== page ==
by Jonathan Annis is a sanitation and innovation specialist with the USAID-funded WASHplus project (www.washplus.org). His views do not represent those of USAID or the U.S. Government. I recently traveled to southeastern Bangladesh to support WASHplus’s local implementing partner WaterAid as it begins a multi-year project in the coastal belt. The coastal belt is a … Continue reading Self-Supply at Scale: Lessons from rural Bangladesh
A new sustainability tool for WASH
By Harold Lockwood –
This is great news and fantastic to see USAID adopting and promoting this approach which aims to really track and better understand the underlying causes of poor sustainability in the WASH sector. Sustaining WASH services is complex and dependent not only the hardware (the pumps, latrines and pipes), but also a range of the so-called software elements, for example reliable management entities, long-term external support and monitoring, adequate financing and so on. Measuring coverage is one thing, looking at functionality is also a useful proxy, but if we really want to know where the pinch-points are and how something so seemingly simple as water flowing out of a tap can fall down, it requires a comprehensive and powerful tool.
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EMAS has been promoting low cost technologies for rural water supplies in Bolivia for over 30 years - with considerable success. EMAS technologies comprise manually drilled wells, a locally fabricated pump and rainwater harvesting technologies. EMAS are combining low-cost water supply solutions with a relatively high level of service at the household. Today RWSN publishes … Continue reading New RWSN publication on EMAS Technologies in Bolivia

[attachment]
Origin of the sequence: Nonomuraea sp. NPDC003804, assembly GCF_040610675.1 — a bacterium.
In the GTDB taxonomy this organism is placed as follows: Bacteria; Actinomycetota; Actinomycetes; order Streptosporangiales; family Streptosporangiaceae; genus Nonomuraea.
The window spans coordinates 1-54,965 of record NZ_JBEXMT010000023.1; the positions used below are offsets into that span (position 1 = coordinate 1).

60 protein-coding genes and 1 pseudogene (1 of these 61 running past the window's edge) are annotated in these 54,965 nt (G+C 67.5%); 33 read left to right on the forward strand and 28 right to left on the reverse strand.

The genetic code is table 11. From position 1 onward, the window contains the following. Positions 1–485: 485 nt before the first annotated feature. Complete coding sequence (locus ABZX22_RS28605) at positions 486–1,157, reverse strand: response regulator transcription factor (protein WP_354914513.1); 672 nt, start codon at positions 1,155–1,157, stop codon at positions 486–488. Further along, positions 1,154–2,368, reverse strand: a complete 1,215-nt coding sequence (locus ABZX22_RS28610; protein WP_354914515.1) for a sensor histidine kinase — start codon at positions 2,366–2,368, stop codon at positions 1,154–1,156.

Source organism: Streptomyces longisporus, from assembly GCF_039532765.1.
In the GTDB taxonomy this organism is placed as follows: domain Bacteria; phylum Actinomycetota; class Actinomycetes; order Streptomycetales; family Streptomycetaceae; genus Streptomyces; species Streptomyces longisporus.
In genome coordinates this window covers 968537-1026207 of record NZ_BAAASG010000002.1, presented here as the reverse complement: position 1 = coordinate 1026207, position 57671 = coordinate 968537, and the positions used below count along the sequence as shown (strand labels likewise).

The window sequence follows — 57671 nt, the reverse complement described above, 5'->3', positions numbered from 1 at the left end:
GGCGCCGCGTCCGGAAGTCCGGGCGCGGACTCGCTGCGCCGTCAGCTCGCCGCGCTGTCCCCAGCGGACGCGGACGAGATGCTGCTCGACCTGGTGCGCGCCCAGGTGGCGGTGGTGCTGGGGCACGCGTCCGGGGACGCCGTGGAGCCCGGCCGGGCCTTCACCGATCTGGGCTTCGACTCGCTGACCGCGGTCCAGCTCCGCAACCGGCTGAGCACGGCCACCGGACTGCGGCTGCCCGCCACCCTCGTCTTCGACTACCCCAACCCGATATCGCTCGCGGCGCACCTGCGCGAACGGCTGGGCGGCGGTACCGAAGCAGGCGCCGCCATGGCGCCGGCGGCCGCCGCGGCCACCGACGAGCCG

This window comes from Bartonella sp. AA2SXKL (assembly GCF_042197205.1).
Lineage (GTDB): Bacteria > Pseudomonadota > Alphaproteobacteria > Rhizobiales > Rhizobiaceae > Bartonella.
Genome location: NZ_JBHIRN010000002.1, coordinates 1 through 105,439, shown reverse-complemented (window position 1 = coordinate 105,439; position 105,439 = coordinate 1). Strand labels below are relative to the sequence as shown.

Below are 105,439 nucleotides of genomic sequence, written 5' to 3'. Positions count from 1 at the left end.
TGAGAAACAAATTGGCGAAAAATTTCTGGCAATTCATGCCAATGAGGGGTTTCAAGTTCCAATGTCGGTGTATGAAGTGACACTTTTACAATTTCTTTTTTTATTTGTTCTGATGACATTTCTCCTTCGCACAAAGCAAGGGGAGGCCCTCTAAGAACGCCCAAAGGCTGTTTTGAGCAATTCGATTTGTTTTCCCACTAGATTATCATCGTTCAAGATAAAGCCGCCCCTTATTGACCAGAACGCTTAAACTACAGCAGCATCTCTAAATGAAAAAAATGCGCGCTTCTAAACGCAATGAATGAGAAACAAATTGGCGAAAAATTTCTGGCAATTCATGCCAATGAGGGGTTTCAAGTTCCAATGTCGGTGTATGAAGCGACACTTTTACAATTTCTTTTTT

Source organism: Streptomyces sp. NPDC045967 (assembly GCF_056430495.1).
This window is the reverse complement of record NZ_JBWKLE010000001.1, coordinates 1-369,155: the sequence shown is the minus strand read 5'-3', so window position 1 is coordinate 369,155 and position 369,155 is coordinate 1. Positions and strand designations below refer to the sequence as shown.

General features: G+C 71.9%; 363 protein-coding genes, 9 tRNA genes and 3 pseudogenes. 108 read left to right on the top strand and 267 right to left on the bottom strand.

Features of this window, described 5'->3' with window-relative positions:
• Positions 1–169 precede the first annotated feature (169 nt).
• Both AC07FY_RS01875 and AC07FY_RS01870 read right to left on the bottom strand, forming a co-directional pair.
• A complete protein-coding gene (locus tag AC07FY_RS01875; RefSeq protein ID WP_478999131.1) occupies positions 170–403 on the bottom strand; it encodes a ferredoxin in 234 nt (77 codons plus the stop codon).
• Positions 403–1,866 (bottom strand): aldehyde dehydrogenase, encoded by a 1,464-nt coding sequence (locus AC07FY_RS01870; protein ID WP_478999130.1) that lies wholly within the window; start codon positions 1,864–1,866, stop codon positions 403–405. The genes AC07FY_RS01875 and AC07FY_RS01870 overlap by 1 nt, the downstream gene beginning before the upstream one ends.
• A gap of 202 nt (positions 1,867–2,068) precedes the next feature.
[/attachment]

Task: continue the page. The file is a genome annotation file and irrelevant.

WASHTech update from Uganda
A comment from the recently concluded Hand Pump Mechanics Association Learning Visit to Rwenzori region indicated the need for the Technology Applicability Framework (TAF) to be tested on existing technologies in the region like the Manual drilling rig. This was raised after a presentation made by NETWAS Uganda at the learning journey about the progress of the TAF. The suggestion was later lauded by HEWASA, a local NGO promoting manual drilling in Rwenzori who indicated that in order to scale up their technology, there was need for recommendations from the TAF.
The HPMA learning visit was organized to provide learning for the social, economic and technical transformation of the HPMAs functionality in Northern Uganda. And to be able to use the knowledge acquired to improve sustainability of water supply systems in the region. This gathering attracted 40 participants from regions of North, West and Central.
Rural water challenges are not just an African issue…
I suspect that some of you, readers of this blog, are equal water nerds as I am, and that you also take your professional interest along on holiday. At least, I cannot resist visiting the odd water works or taking photographs of the local water and sanitation facilities during my holidays. This summer holiday I not only had the opportunity to take photos, but to live for a week the type of rural water situation, that I write about so much, but rarely experience in reality. As I spent my vacation on a family visit to my brother, who is managing a farm in the Moldovan rural village of Cuhureştii de Jos, I got some first-hand experience of the common problems around rural water supply and realized that some of the myths around it, are myths indeed.
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